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Activin and TGFβ use diverging mitogenic signaling in advanced colon cancer.

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journal contribution
posted on 06.05.2016 by J Bauer, O Ozden, N Akagi, T Carroll, DR Principe, JJ Staudacher, ME Spehlmann, L Eckmann, PJ Grippo, B Jung
BACKGROUND: Understanding cell signaling pathways that contribute to metastatic colon cancer is critical to risk stratification in the era of personalized therapeutics. Here, we dissect the unique involvement of mitogenic pathways in a TGFβ or activin-induced metastatic phenotype of colon cancer. METHOD: Mitogenic signaling/growth factor receptor status and p21 localization were correlated in primary colon cancers and intestinal tumors from either AOM/DSS treated ACVR2A (activin receptor 2) -/- or wild type mice. Colon cancer cell lines (+/- SMAD4) were interrogated for ligand-induced PI3K and MEK/ERK pathway activation and downstream protein/phospho-isoform expression/association after knockdown and pharmacologic inhibition of pathway members. EMT was assessed using epithelial/mesenchymal markers and migration assays. RESULTS: In primary colon cancers, loss of nuclear p21 correlated with upstream activation of activin/PI3K while nuclear p21 expression was associated with TGFβ/MEK/ERK pathway activation. Activin, but not TGFβ, led to PI3K activation via interaction of ACVR1B and p85 independent of SMAD4, resulting in p21 downregulation. In contrast, TGFβ increased p21 via MEK/ERK pathway through a SMAD4-dependent mechanism. While activin induced EMT via PI3K, TGFβ induced EMT via MEK/ERK activation. In vivo, loss of ACVR2A resulted in loss of pAkt, consistent with activin-dependent PI3K signaling. CONCLUSION: Although activin and TGFβ share growth suppressive SMAD signaling in colon cancer, they diverge in their SMAD4-independent pro-migratory signaling utilizing distinct mitogenic signaling pathways that affect EMT. p21 localization in colon cancer may determine a dominant activin versus TGFβ ligand signaling phenotype warranting further validation as a therapeutic biomarker prior to targeting TGFβ family receptors.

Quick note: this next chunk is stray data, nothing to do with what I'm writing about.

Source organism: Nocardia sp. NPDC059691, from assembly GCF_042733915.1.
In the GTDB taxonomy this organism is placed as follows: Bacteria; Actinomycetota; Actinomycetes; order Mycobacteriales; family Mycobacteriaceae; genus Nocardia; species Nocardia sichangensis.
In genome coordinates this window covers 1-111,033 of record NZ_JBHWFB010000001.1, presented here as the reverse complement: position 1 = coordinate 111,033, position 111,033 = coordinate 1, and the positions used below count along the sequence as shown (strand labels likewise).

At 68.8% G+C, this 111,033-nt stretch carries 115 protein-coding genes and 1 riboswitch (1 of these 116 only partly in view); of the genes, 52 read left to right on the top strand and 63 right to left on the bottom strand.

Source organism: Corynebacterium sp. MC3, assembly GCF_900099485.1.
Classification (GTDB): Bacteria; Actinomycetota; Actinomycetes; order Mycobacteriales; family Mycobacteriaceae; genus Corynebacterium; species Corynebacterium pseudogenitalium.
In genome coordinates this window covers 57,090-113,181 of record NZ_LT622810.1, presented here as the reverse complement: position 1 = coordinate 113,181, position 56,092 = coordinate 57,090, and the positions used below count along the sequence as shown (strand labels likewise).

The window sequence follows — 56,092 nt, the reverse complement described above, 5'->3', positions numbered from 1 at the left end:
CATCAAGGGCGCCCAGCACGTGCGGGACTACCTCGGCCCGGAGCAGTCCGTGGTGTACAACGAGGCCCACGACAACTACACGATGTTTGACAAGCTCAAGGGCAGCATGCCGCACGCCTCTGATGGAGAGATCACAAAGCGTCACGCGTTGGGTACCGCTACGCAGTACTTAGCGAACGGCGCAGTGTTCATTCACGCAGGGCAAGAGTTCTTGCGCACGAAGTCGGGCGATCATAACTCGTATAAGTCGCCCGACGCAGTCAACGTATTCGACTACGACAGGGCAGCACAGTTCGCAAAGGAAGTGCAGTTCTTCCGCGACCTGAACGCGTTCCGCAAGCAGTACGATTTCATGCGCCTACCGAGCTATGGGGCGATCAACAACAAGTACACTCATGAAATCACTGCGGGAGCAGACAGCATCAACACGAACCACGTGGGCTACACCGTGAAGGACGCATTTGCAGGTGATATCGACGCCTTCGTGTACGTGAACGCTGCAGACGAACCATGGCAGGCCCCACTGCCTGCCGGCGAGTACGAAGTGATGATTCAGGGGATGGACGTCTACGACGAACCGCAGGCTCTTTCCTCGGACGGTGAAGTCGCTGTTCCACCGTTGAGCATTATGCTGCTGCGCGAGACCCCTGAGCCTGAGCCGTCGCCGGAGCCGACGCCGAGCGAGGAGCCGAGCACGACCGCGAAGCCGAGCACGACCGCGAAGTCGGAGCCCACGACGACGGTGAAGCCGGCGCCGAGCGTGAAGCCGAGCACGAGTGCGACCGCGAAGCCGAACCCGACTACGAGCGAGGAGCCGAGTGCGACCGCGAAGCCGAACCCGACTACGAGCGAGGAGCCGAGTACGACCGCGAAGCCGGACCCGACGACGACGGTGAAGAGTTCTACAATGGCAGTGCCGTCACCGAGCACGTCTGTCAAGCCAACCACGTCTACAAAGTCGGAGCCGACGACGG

Funding

The National Institutes of Health grant R01CA141057 to BJ.

History

Publisher Statement

This is a copy of an article published in the Molecular Cancer © 2015 Springer Verlag. © 2015 Bauer et al.

Publisher

Springer Verlag

issn

1476-4598

Issue date

24/10/2015

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